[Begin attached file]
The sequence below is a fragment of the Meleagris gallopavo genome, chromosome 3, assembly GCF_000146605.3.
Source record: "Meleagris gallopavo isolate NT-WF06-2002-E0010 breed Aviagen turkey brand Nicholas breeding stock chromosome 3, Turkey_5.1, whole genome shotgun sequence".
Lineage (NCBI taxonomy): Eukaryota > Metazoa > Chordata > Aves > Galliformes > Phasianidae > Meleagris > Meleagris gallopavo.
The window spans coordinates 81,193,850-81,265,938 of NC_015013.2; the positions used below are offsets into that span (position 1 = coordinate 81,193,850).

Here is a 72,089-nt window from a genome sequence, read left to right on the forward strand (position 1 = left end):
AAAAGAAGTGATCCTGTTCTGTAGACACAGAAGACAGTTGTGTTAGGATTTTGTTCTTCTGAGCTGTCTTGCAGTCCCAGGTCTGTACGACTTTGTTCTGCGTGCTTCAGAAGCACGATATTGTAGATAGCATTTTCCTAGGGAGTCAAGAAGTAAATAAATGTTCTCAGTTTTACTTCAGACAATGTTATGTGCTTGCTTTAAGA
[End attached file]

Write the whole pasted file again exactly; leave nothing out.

The sequence below is a fragment of the Meleagris gallopavo genome, chromosome 3, assembly GCF_000146605.3.
Source record: "Meleagris gallopavo isolate NT-WF06-2002-E0010 breed Aviagen turkey brand Nicholas breeding stock chromosome 3, Turkey_5.1, whole genome shotgun sequence".
Lineage (NCBI taxonomy): Eukaryota > Metazoa > Chordata > Aves > Galliformes > Phasianidae > Meleagris > Meleagris gallopavo.
The window spans coordinates 81,193,850-81,265,938 of NC_015013.2; the positions used below are offsets into that span (position 1 = coordinate 81,193,850).

Here is a 72,089-nt window from a genome sequence, read left to right on the forward strand (position 1 = left end):
AAAAGAAGTGATCCTGTTCTGTAGACACAGAAGACAGTTGTGTTAGGATTTTGTTCTTCTGAGCTGTCTTGCAGTCCCAGGTCTGTACGACTTTGTTCTGCGTGCTTCAGAAGCACGATATTGTAGATAGCATTTTCCTAGGGAGTCAAGAAGTAAATAAATGTTCTCAGTTTTACTTCAGACAATGTTATGTGCTTGCTTTAAGA